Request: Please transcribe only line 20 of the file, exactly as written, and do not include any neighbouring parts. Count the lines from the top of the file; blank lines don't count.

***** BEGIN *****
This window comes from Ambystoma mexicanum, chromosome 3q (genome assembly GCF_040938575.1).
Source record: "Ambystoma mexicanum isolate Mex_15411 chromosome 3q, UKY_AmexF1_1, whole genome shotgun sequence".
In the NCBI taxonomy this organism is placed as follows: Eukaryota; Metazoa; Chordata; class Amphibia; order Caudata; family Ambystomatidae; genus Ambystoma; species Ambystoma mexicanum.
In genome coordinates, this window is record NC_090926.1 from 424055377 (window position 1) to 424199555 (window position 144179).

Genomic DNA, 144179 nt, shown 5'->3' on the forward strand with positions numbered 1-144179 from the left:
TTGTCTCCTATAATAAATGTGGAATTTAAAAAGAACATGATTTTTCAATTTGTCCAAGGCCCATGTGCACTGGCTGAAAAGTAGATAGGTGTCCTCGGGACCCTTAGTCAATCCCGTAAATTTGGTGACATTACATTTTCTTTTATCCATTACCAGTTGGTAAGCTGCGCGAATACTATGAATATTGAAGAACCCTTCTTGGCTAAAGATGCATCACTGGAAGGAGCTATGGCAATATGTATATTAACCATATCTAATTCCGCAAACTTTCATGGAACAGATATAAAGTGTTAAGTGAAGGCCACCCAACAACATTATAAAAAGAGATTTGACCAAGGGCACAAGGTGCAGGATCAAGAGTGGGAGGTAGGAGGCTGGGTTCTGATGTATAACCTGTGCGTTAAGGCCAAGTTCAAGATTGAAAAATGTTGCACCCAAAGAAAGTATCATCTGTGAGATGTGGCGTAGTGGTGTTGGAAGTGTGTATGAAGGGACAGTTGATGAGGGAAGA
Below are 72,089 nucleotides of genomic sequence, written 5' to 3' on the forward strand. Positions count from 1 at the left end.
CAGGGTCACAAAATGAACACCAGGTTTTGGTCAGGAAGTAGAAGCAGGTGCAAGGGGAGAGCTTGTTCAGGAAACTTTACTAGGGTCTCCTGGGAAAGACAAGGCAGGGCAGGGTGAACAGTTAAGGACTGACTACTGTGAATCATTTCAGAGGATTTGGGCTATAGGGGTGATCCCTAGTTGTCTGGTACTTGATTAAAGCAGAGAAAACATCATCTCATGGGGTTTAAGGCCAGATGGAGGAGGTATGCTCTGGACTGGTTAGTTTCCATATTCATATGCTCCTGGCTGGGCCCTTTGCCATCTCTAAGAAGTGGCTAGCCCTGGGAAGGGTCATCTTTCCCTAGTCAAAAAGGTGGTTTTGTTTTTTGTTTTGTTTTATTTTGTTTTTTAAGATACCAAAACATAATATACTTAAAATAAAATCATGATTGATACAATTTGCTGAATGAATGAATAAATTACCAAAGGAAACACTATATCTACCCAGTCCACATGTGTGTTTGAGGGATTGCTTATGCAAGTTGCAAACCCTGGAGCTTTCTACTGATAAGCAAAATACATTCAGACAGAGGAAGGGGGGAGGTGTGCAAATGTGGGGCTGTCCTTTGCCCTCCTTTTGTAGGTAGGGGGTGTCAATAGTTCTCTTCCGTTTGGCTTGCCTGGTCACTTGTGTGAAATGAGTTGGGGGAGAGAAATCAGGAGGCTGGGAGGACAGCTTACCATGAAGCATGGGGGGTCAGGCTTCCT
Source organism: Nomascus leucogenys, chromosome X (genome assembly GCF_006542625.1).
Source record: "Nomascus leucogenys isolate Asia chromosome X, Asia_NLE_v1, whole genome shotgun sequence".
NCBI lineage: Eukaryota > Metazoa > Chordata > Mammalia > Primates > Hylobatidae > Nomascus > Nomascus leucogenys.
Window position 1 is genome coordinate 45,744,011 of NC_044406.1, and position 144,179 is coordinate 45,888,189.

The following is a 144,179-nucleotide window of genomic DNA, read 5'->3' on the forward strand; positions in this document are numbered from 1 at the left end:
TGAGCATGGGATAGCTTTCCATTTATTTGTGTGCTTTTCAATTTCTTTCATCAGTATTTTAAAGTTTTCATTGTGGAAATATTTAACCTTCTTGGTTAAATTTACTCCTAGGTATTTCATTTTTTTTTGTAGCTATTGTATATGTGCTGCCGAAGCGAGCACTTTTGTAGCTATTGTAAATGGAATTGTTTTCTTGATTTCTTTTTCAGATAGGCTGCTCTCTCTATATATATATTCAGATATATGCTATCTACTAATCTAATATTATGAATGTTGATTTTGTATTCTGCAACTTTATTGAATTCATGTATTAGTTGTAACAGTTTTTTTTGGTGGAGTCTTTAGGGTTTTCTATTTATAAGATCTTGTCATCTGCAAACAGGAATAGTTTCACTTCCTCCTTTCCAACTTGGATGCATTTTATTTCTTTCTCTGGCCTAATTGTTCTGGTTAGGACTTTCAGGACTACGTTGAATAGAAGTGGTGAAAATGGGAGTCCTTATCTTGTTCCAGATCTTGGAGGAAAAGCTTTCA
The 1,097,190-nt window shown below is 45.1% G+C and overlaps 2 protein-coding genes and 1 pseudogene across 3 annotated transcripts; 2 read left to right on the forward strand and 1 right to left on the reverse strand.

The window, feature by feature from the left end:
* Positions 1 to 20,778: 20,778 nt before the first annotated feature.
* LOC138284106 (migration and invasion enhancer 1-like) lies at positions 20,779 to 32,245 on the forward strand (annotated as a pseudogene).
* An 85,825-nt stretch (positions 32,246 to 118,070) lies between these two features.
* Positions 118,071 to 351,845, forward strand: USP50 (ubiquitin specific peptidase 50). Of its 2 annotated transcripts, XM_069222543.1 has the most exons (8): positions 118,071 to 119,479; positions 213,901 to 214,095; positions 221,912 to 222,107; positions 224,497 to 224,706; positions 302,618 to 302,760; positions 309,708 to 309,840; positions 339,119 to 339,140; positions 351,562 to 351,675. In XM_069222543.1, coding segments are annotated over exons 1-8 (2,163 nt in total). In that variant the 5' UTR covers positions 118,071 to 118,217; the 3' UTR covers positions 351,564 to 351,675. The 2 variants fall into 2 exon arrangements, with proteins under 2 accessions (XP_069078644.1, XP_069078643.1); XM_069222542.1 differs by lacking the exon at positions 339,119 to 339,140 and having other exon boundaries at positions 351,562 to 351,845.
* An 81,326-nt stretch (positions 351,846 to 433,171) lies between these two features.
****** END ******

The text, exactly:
* Positions 118,071 to 351,845, forward strand: USP50 (ubiquitin specific peptidase 50). Of its 2 annotated transcripts, XM_069222543.1 has the most exons (8): positions 118,071 to 119,479; positions 213,901 to 214,095; positions 221,912 to 222,107; positions 224,497 to 224,706; positions 302,618 to 302,760; positions 309,708 to 309,840; positions 339,119 to 339,140; positions 351,562 to 351,675. In XM_069222543.1, coding segments are annotated over exons 1-8 (2,163 nt in total). In that variant the 5' UTR covers positions 118,071 to 118,217; the 3' UTR covers positions 351,564 to 351,675. The 2 variants fall into 2 exon arrangements, with proteins under 2 accessions (XP_069078644.1, XP_069078643.1); XM_069222542.1 differs by lacking the exon at positions 339,119 to 339,140 and having other exon boundaries at positions 351,562 to 351,845.